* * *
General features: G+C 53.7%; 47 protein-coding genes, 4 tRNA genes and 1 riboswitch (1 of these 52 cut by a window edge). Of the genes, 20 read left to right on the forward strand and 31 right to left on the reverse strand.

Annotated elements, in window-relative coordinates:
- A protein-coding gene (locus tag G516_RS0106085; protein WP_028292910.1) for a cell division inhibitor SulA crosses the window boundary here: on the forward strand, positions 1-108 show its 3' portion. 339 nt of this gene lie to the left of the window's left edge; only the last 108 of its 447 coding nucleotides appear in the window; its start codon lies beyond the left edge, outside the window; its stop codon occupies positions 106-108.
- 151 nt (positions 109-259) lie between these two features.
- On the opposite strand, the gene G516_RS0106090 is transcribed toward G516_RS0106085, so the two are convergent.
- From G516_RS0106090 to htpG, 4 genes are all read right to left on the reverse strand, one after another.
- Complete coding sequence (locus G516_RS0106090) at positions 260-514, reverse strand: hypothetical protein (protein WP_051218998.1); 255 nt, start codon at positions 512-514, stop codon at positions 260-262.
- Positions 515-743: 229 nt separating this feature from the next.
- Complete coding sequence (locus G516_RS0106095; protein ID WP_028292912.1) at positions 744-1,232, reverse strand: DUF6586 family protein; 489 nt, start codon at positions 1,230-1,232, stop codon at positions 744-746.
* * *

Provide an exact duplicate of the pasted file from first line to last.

General features: G+C 53.7%; 47 protein-coding genes, 4 tRNA genes and 1 riboswitch (1 of these 52 cut by a window edge). Of the genes, 20 read left to right on the forward strand and 31 right to left on the reverse strand.

Annotated elements, in window-relative coordinates:
- A protein-coding gene (locus tag G516_RS0106085; protein WP_028292910.1) for a cell division inhibitor SulA crosses the window boundary here: on the forward strand, positions 1-108 show its 3' portion. 339 nt of this gene lie to the left of the window's left edge; only the last 108 of its 447 coding nucleotides appear in the window; its start codon lies beyond the left edge, outside the window; its stop codon occupies positions 106-108.
- 151 nt (positions 109-259) lie between these two features.
- On the opposite strand, the gene G516_RS0106090 is transcribed toward G516_RS0106085, so the two are convergent.
- From G516_RS0106090 to htpG, 4 genes are all read right to left on the reverse strand, one after another.
- Complete coding sequence (locus G516_RS0106090) at positions 260-514, reverse strand: hypothetical protein (protein WP_051218998.1); 255 nt, start codon at positions 512-514, stop codon at positions 260-262.
- Positions 515-743: 229 nt separating this feature from the next.
- Complete coding sequence (locus G516_RS0106095; protein ID WP_028292912.1) at positions 744-1,232, reverse strand: DUF6586 family protein; 489 nt, start codon at positions 1,230-1,232, stop codon at positions 744-746.